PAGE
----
So they represent these two kind of parallel courses. So the Oscar that came into Crispus Attucks as a sophomore was smart, disciplined, determined. I hate to use the word angry because that conjures up this, I’m not going to listen to anybody else, and I’m pissed off from the beginning. But Oscar was not a sweet man. Somebody told me, and one of the players, a historian from Indianapolis named Stanley Warren, a great scholar, said, “Oscar got a lot to be pissed off about, and he’s pissed off.” He wasn’t forgetting these things that happened to him. And so, when it came time, I knew from dealing with Oscar a little bit for Sports Illustrated, that he just wasn’t happy with the media, whether it would be the Caucasian media or media in general. He just thought that his story has never been told accurately. He worries that the Crispus Attucks narrative has been lifted from him and his teammates and taken over by certainly the Hoosiers narrative.

He’s pissed about that. And I tried eight to ten times to talk to him for the book, and he finally wrote back and said, “Good luck with your project. I will not be cooperating.” Which from the beginning was perhaps based on my previous interactions with Oscar, was really not the surprising outcome. Now I can rationalize and I am and saying, I think it’s just as good a book without them, I didn’t want to do a biography of Oscar. That’s not what I was looking to do.

But something inside my job at Sports Illustrated was always to get to the guys. That’s what I did when I did Dream Team. The biggest challenge was not writing the book. The biggest challenge was making sure I got all 12 of those guys to sit down and talk to me and pour out their feelings. Fortunately, I was able to do that. So there’s a little part of me that is disenchanted that Oscar was not personally a part of this, even though, obviously, he’s all through the book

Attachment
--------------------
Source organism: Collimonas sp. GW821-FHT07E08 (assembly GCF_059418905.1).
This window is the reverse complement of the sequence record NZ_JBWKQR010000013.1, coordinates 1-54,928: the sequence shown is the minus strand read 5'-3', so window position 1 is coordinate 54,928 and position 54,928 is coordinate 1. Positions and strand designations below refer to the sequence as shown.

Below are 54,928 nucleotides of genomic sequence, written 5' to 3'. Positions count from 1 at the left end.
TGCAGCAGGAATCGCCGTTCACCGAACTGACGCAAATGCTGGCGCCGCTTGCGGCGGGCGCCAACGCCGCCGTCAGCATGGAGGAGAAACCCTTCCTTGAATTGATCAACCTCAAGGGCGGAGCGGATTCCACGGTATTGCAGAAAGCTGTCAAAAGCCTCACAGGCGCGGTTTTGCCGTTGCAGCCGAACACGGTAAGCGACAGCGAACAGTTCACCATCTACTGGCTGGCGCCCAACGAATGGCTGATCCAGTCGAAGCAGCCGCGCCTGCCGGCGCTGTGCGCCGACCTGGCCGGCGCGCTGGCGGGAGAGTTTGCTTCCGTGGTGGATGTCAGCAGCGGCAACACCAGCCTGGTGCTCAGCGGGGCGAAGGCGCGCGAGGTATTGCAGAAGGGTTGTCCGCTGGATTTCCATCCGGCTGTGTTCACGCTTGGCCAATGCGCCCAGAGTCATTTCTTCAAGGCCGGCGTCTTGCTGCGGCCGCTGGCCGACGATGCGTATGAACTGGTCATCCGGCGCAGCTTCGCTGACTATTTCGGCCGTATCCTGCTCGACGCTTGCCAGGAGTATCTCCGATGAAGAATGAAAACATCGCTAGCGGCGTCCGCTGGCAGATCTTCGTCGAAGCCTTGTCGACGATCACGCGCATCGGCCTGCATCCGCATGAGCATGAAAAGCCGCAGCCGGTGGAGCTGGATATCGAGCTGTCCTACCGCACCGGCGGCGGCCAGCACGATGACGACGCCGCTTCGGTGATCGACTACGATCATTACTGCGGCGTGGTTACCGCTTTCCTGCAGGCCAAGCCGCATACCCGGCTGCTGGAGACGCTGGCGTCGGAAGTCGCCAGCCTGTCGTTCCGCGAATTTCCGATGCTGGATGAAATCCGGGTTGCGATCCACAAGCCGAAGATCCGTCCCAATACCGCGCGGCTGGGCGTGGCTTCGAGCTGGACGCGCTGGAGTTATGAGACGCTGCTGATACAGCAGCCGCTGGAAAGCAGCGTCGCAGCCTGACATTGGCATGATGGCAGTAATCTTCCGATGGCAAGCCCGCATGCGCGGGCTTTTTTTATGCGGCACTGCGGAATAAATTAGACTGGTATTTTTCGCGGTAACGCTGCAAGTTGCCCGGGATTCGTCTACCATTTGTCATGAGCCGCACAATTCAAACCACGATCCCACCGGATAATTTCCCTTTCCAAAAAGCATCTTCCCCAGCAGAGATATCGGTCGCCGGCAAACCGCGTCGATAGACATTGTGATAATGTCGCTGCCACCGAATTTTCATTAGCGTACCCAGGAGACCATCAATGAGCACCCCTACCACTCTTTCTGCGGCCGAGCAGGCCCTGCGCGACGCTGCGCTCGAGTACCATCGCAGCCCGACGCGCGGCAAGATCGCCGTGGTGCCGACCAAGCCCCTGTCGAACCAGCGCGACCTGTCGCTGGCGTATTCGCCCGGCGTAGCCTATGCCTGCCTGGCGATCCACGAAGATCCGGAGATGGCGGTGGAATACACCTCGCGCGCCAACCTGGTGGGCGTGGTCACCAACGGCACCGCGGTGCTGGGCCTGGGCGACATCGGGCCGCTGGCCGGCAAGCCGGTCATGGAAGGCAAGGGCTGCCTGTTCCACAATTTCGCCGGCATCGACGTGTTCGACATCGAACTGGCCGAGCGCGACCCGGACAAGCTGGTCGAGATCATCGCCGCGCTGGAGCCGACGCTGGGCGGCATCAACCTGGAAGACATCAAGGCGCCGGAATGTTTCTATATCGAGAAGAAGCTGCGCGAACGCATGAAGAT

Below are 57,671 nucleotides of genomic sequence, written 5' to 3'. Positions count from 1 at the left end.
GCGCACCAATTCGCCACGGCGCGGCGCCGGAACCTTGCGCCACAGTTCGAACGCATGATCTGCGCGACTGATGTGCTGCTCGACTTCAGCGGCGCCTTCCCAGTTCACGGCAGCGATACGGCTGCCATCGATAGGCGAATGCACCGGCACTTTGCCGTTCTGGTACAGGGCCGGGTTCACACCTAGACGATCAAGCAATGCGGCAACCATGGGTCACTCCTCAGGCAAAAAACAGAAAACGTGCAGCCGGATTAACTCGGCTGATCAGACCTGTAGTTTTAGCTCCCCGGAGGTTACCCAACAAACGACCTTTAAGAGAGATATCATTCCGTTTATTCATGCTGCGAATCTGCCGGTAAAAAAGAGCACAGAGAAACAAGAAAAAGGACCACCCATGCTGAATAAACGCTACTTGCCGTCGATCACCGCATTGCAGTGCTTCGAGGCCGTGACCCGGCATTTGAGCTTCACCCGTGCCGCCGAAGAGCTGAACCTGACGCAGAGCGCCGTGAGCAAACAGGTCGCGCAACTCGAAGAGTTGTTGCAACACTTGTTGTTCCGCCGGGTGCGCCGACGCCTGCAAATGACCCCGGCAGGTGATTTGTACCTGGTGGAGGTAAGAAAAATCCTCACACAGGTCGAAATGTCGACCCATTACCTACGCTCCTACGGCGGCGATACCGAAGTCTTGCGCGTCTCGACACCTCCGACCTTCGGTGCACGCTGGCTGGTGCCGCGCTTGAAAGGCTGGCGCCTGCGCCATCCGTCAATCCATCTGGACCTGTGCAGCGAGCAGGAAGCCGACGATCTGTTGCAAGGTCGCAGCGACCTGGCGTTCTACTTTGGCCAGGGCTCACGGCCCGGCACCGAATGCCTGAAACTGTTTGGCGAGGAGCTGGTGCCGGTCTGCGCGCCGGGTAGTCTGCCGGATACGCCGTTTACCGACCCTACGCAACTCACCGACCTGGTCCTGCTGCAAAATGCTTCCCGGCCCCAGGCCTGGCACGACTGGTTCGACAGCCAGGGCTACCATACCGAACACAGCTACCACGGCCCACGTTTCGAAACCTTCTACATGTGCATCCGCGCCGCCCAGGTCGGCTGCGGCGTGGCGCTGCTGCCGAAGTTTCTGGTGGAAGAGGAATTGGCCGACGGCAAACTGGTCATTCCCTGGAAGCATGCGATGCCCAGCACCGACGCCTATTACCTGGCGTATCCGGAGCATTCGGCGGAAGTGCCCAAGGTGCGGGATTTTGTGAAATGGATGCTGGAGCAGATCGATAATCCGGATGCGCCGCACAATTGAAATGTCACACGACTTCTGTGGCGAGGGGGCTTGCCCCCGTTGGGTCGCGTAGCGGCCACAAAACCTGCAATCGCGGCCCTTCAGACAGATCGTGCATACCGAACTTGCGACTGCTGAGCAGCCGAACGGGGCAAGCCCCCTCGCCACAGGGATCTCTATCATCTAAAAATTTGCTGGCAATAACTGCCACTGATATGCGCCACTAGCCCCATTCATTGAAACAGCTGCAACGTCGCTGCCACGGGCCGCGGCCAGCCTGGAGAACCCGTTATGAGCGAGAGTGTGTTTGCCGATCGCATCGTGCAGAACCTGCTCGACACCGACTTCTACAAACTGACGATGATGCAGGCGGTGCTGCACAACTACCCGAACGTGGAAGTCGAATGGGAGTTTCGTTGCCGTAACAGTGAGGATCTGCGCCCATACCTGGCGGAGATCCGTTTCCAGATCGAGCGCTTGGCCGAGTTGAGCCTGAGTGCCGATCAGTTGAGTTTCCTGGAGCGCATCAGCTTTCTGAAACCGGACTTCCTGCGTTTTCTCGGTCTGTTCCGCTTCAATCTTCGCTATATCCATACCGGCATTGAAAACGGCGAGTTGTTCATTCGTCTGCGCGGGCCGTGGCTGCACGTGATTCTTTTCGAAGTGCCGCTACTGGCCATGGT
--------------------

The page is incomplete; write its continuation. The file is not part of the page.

Dave Zirin:

Now, Oscar Robertson was also a labor trailblazer and a rebel in that regard. Do you see any common threads between the person he was at Crispus Attucks and the rebel that he was in the NBA?

Jack McCallum:

No, no question. Oscar came from this area, this part of town. He played at this playground called the Dust Bowl, which by the time he got there, it was not really dusty. It was in the west side of town. It had been established by these two Black policemen, the police athletic league, and it hatched this incredible basketball culture. It’s as important as… It’s Rucker Park 20 years before that hatched to Dr. Jay and Connie Hawkins and all those kinds of people. So the person that grew up there, tough leader, always looking, Larry Fleischer, the great union leader, told Oscar at one point, “You have exactly the attribute.You need to be a labor leader. You have a complete distrust of the other side. You are programmed to believe that whatever they say is bullshit.”

And that’s, Oscar weighs everything. And Dave, there’s a great quote in the book that Ray Crow, his coach died. He was one of the many people died before, was long dead before I could talk to them. But this quote that I always was running through my head as I wrote the book was, Ray goes, “Oscar. He just ran the game. He just ran the game. And I’ve said that if you could get 20 players out there, the greatest players of all time, Magic, Michael, Larry, LeBron, Steph, get them all out there at one time, I guarantee you that when they were going to pick teams, Oscar would pick it up and go, all right, man, who’s on my team because I’m running this shit.” That’s sort of how he was as a player, and that’s how he was as a leader. He took it very seriously. And the name that on the lawsuit that gave the NBA free agency, it would’ve happened, eventually. There’s no question about that. But it happened quicker because of a suit called Oscar Robertson versus the National Basketball Association. His name is on that lawsuit.

Dave Zirin:

Wow. I could talk to you this whole time about Oscar Robertson, but I want to get back to the book. You’ve mentioned Ray Crow several times, and he’s such a great character in the book. Who was Ray Crow, and what was his sense of mission with regards to Crispus Attucks?

Jack McCallum:

Well, Ray was a guy who grew up in Indianapolis. He is the brother of George Crow, who back before I started this project, I would’ve known George Crow, great baseball player. I remember him. Big muscular pinch hitter for the Cincinnati Reds. Ray was part of a big family. They grew up in the, as I said in the book, the appropriately named Whiteland, Indiana as this only Black family in town. So Ray grew up with white people. That’s how he went to school. He was a smart kid, got to college, did go to a Black school. But his upbringing was sort of this guy who knew how to get along in both worlds, that he had been brought through a white school system, got a job coming out of college and it wasn’t paying anything. And somebody said, “Why don’t you go be a teacher?”